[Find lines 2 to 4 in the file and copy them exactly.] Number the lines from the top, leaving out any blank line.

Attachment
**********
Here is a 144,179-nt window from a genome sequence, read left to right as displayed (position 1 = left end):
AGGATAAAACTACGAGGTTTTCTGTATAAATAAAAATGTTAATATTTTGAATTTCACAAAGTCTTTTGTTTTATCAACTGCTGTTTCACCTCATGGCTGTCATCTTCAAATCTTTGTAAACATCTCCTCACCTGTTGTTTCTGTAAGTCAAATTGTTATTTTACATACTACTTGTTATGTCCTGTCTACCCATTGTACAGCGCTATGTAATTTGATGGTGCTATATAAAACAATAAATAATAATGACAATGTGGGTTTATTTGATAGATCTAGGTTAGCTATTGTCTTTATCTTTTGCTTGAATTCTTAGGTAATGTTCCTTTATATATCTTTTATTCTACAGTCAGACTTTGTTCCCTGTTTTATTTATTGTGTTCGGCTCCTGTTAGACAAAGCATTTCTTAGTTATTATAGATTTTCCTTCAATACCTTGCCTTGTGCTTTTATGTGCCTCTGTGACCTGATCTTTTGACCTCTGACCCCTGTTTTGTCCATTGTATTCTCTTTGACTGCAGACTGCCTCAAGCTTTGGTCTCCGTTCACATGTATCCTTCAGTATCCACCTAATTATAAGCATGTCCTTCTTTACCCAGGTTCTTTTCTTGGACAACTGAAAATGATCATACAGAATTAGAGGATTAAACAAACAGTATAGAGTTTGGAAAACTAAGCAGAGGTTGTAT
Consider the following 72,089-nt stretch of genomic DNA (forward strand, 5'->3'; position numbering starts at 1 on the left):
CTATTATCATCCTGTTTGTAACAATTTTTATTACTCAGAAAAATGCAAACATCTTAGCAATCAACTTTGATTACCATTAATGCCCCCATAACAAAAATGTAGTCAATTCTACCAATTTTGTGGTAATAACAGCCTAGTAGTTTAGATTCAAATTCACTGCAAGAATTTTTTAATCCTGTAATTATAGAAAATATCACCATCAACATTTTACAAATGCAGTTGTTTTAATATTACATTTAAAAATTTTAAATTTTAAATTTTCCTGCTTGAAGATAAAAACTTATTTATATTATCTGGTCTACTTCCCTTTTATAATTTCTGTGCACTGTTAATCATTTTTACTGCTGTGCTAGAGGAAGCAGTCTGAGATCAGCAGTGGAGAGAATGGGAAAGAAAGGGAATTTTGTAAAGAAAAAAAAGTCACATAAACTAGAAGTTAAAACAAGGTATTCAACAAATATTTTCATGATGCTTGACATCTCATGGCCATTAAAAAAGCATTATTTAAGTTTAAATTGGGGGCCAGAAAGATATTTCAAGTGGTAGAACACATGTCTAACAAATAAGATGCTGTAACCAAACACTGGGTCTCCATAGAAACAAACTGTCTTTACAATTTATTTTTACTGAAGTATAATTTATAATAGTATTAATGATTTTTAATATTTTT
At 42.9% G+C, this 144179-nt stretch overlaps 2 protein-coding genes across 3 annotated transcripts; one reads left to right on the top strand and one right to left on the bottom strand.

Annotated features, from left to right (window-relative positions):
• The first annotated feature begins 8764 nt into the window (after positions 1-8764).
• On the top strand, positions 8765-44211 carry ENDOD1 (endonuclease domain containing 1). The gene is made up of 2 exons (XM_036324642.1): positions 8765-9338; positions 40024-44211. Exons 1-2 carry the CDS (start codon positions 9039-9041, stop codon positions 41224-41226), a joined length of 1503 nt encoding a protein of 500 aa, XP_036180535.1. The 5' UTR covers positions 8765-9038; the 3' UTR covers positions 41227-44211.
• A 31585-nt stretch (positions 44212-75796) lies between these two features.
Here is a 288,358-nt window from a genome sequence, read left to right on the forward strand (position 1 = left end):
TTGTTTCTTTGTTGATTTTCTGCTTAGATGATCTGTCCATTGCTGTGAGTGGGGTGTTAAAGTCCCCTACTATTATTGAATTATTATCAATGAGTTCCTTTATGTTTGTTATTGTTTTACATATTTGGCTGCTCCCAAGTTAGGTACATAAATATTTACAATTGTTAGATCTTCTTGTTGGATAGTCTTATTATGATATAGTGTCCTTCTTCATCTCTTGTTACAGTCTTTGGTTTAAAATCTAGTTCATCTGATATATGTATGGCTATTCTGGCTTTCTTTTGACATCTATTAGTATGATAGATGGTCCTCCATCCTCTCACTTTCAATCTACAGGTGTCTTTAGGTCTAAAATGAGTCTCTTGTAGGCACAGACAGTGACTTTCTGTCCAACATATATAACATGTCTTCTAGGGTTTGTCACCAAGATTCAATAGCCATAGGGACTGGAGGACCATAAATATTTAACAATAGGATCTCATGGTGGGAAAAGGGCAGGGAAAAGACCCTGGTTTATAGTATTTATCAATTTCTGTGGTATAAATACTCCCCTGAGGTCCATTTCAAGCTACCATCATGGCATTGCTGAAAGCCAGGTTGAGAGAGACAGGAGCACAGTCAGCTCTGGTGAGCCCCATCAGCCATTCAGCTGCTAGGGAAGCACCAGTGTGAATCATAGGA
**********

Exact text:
AGGATAAAACTACGAGGTTTTCTGTATAAATAAAAATGTTAATATTTTGAATTTCACAAAGTCTTTTGTTTTATCAACTGCTGTTTCACCTCATGGCTGTCATCTTCAAATCTTTGTAAACATCTCCTCACCTGTTGTTTCTGTAAGTCAAATTGTTATTTTACATACTACTTGTTATGTCCTGTCTACCCATTGTACAGCGCTATGTAATTTGATGGTGCTATATAAAACAATAAATAATAATGACAATGTGGGTTTATTTGATAGATCTAGGTTAGCTATTGTCTTTATCTTTTGCTTGAATTCTTAGGTAATGTTCCTTTATATATCTTTTATTCTACAGTCAGACTTTGTTCCCTGTTTTATTTATTGTGTTCGGCTCCTGTTAGACAAAGCATTTCTTAGTTATTATAGATTTTCCTTCAATACCTTGCCTTGTGCTTTTATGTGCCTCTGTGACCTGATCTTTTGACCTCTGACCCCTGTTTTGTCCATTGTATTCTCTTTGACTGCAGACTGCCTCAAGCTTTGGTCTCCGTTCACATGTATCCTTCAGTATCCACCTAATTATAAGCATGTCCTTCTTTACCCAGGTTCTTTTCTTGGACAACTGAAAATGATCATACAGAATTAGAGGATTAAACAAACAGTATAGAGTTTGGAAAACTAAGCAGAGGTTGTAT
Consider the following 72,089-nt stretch of genomic DNA (forward strand, 5'->3'; position numbering starts at 1 on the left):
CTATTATCATCCTGTTTGTAACAATTTTTATTACTCAGAAAAATGCAAACATCTTAGCAATCAACTTTGATTACCATTAATGCCCCCATAACAAAAATGTAGTCAATTCTACCAATTTTGTGGTAATAACAGCCTAGTAGTTTAGATTCAAATTCACTGCAAGAATTTTTTAATCCTGTAATTATAGAAAATATCACCATCAACATTTTACAAATGCAGTTGTTTTAATATTACATTTAAAAATTTTAAATTTTAAATTTTCCTGCTTGAAGATAAAAACTTATTTATATTATCTGGTCTACTTCCCTTTTATAATTTCTGTGCACTGTTAATCATTTTTACTGCTGTGCTAGAGGAAGCAGTCTGAGATCAGCAGTGGAGAGAATGGGAAAGAAAGGGAATTTTGTAAAGAAAAAAAAGTCACATAAACTAGAAGTTAAAACAAGGTATTCAACAAATATTTTCATGATGCTTGACATCTCATGGCCATTAAAAAAGCATTATTTAAGTTTAAATTGGGGGCCAGAAAGATATTTCAAGTGGTAGAACACATGTCTAACAAATAAGATGCTGTAACCAAACACTGGGTCTCCATAGAAACAAACTGTCTTTACAATTTATTTTTACTGAAGTATAATTTATAATAGTATTAATGATTTTTAATATTTTT